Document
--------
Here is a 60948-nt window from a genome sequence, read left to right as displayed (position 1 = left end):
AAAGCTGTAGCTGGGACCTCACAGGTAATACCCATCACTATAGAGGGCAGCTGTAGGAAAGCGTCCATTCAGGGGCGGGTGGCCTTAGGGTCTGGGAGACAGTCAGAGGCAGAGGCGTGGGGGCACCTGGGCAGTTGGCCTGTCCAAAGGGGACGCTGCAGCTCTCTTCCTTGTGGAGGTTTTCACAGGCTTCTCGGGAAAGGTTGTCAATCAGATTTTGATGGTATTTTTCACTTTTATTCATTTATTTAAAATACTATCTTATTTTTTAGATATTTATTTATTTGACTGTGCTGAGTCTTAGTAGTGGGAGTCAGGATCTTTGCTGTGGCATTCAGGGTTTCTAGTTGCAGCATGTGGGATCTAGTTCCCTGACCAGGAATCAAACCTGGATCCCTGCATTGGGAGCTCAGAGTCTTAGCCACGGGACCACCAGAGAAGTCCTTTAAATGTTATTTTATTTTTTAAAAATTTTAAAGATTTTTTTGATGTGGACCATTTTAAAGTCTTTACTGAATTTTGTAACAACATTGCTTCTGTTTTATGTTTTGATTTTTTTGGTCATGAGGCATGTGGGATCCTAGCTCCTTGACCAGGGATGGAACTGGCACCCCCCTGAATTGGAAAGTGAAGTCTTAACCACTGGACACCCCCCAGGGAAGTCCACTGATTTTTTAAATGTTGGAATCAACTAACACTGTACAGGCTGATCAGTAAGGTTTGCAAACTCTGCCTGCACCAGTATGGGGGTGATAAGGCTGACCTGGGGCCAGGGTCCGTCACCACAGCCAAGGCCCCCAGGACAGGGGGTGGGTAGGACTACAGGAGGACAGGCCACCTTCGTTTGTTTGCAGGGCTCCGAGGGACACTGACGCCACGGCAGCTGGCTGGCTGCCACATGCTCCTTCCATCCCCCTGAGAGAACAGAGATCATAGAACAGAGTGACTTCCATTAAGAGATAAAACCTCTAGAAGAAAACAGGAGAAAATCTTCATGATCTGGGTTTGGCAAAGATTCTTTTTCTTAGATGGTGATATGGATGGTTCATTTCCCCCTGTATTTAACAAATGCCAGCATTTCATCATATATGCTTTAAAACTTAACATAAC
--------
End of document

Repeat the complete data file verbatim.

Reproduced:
Here is a 60948-nt window from a genome sequence, read left to right as displayed (position 1 = left end):
AAAGCTGTAGCTGGGACCTCACAGGTAATACCCATCACTATAGAGGGCAGCTGTAGGAAAGCGTCCATTCAGGGGCGGGTGGCCTTAGGGTCTGGGAGACAGTCAGAGGCAGAGGCGTGGGGGCACCTGGGCAGTTGGCCTGTCCAAAGGGGACGCTGCAGCTCTCTTCCTTGTGGAGGTTTTCACAGGCTTCTCGGGAAAGGTTGTCAATCAGATTTTGATGGTATTTTTCACTTTTATTCATTTATTTAAAATACTATCTTATTTTTTAGATATTTATTTATTTGACTGTGCTGAGTCTTAGTAGTGGGAGTCAGGATCTTTGCTGTGGCATTCAGGGTTTCTAGTTGCAGCATGTGGGATCTAGTTCCCTGACCAGGAATCAAACCTGGATCCCTGCATTGGGAGCTCAGAGTCTTAGCCACGGGACCACCAGAGAAGTCCTTTAAATGTTATTTTATTTTTTAAAAATTTTAAAGATTTTTTTGATGTGGACCATTTTAAAGTCTTTACTGAATTTTGTAACAACATTGCTTCTGTTTTATGTTTTGATTTTTTTGGTCATGAGGCATGTGGGATCCTAGCTCCTTGACCAGGGATGGAACTGGCACCCCCCTGAATTGGAAAGTGAAGTCTTAACCACTGGACACCCCCCAGGGAAGTCCACTGATTTTTTAAATGTTGGAATCAACTAACACTGTACAGGCTGATCAGTAAGGTTTGCAAACTCTGCCTGCACCAGTATGGGGGTGATAAGGCTGACCTGGGGCCAGGGTCCGTCACCACAGCCAAGGCCCCCAGGACAGGGGGTGGGTAGGACTACAGGAGGACAGGCCACCTTCGTTTGTTTGCAGGGCTCCGAGGGACACTGACGCCACGGCAGCTGGCTGGCTGCCACATGCTCCTTCCATCCCCCTGAGAGAACAGAGATCATAGAACAGAGTGACTTCCATTAAGAGATAAAACCTCTAGAAGAAAACAGGAGAAAATCTTCATGATCTGGGTTTGGCAAAGATTCTTTTTCTTAGATGGTGATATGGATGGTTCATTTCCCCCTGTATTTAACAAATGCCAGCATTTCATCATATATGCTTTAAAACTTAACATAAC